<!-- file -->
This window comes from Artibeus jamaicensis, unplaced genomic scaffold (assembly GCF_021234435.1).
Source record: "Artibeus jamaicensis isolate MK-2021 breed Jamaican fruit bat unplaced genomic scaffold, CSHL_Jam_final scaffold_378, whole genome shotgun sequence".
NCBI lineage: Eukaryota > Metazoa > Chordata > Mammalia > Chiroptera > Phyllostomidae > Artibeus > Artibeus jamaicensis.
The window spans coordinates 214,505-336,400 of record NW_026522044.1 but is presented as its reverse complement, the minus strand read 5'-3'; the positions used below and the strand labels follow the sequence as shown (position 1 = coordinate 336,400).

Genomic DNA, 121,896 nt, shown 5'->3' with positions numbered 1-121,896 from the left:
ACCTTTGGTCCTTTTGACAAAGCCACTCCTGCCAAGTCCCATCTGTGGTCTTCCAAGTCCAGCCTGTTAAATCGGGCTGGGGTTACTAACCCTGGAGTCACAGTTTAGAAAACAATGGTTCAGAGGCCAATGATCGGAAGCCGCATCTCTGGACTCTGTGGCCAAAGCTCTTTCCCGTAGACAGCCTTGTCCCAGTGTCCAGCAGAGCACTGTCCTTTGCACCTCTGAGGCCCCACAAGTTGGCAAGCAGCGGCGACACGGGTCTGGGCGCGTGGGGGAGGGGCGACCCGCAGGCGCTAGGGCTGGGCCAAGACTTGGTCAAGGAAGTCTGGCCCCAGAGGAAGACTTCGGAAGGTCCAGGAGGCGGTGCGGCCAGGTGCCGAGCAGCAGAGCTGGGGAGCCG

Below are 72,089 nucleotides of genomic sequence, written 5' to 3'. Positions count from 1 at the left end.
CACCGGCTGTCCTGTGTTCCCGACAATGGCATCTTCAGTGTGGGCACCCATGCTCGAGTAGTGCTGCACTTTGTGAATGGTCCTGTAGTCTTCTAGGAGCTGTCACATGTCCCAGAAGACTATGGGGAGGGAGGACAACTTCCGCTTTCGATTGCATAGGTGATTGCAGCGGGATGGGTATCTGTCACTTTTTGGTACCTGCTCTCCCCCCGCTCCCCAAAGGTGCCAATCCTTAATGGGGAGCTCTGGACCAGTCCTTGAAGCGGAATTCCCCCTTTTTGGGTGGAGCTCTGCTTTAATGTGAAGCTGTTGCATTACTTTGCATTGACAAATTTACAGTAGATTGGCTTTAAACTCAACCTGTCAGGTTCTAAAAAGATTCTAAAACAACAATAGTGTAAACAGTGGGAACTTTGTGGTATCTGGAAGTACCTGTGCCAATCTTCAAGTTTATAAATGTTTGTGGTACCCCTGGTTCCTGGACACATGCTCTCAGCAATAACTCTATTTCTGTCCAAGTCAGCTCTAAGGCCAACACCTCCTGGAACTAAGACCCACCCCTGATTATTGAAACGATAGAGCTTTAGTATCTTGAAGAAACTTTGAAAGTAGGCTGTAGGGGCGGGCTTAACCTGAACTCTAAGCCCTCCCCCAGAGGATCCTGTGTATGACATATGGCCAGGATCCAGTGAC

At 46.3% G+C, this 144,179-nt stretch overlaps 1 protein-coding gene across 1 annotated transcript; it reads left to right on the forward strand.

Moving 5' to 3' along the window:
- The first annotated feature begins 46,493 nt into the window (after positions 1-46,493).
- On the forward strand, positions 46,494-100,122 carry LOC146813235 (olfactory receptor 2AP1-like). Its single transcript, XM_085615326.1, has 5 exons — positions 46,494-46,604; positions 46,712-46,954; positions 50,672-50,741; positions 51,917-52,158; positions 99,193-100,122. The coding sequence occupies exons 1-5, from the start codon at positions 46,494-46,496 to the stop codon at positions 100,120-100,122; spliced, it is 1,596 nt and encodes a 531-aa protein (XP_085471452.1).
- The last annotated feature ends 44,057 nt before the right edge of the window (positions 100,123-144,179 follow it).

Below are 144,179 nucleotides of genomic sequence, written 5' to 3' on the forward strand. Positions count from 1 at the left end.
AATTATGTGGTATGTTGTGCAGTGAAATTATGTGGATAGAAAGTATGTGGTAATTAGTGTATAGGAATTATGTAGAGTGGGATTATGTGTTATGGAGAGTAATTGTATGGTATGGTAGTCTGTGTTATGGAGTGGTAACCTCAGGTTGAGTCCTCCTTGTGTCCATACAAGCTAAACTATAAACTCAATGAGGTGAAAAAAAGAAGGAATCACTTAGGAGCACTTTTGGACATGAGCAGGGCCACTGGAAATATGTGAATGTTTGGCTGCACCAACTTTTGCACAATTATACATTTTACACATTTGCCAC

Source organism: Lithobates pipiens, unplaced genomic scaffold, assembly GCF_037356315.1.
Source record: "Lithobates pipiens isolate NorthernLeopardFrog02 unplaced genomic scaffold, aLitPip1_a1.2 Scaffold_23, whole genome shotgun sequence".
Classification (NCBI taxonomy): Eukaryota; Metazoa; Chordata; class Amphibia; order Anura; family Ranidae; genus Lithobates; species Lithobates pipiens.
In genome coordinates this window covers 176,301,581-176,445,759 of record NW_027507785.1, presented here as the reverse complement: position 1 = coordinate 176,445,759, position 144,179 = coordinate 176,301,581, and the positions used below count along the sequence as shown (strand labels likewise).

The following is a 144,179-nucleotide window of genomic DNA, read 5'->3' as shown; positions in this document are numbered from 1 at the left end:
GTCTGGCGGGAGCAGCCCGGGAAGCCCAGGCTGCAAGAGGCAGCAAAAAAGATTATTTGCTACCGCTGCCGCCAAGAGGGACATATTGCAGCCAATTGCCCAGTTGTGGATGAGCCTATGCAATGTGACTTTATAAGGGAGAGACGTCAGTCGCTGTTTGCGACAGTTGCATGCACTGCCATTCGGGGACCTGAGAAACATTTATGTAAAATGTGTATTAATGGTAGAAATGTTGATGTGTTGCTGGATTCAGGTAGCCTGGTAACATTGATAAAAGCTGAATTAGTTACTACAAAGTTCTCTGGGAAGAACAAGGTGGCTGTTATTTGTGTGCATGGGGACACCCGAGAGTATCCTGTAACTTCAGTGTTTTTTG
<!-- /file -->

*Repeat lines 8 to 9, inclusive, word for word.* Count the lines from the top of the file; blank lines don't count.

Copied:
CACCGGCTGTCCTGTGTTCCCGACAATGGCATCTTCAGTGTGGGCACCCATGCTCGAGTAGTGCTGCACTTTGTGAATGGTCCTGTAGTCTTCTAGGAGCTGTCACATGTCCCAGAAGACTATGGGGAGGGAGGACAACTTCCGCTTTCGATTGCATAGGTGATTGCAGCGGGATGGGTATCTGTCACTTTTTGGTACCTGCTCTCCCCCCGCTCCCCAAAGGTGCCAATCCTTAATGGGGAGCTCTGGACCAGTCCTTGAAGCGGAATTCCCCCTTTTTGGGTGGAGCTCTGCTTTAATGTGAAGCTGTTGCATTACTTTGCATTGACAAATTTACAGTAGATTGGCTTTAAACTCAACCTGTCAGGTTCTAAAAAGATTCTAAAACAACAATAGTGTAAACAGTGGGAACTTTGTGGTATCTGGAAGTACCTGTGCCAATCTTCAAGTTTATAAATGTTTGTGGTACCCCTGGTTCCTGGACACATGCTCTCAGCAATAACTCTATTTCTGTCCAAGTCAGCTCTAAGGCCAACACCTCCTGGAACTAAGACCCACCCCTGATTATTGAAACGATAGAGCTTTAGTATCTTGAAGAAACTTTGAAAGTAGGCTGTAGGGGCGGGCTTAACCTGAACTCTAAGCCCTCCCCCAGAGGATCCTGTGTATGACATATGGCCAGGATCCAGTGAC

At 46.3% G+C, this 144,179-nt stretch overlaps 1 protein-coding gene across 1 annotated transcript; it reads left to right on the forward strand.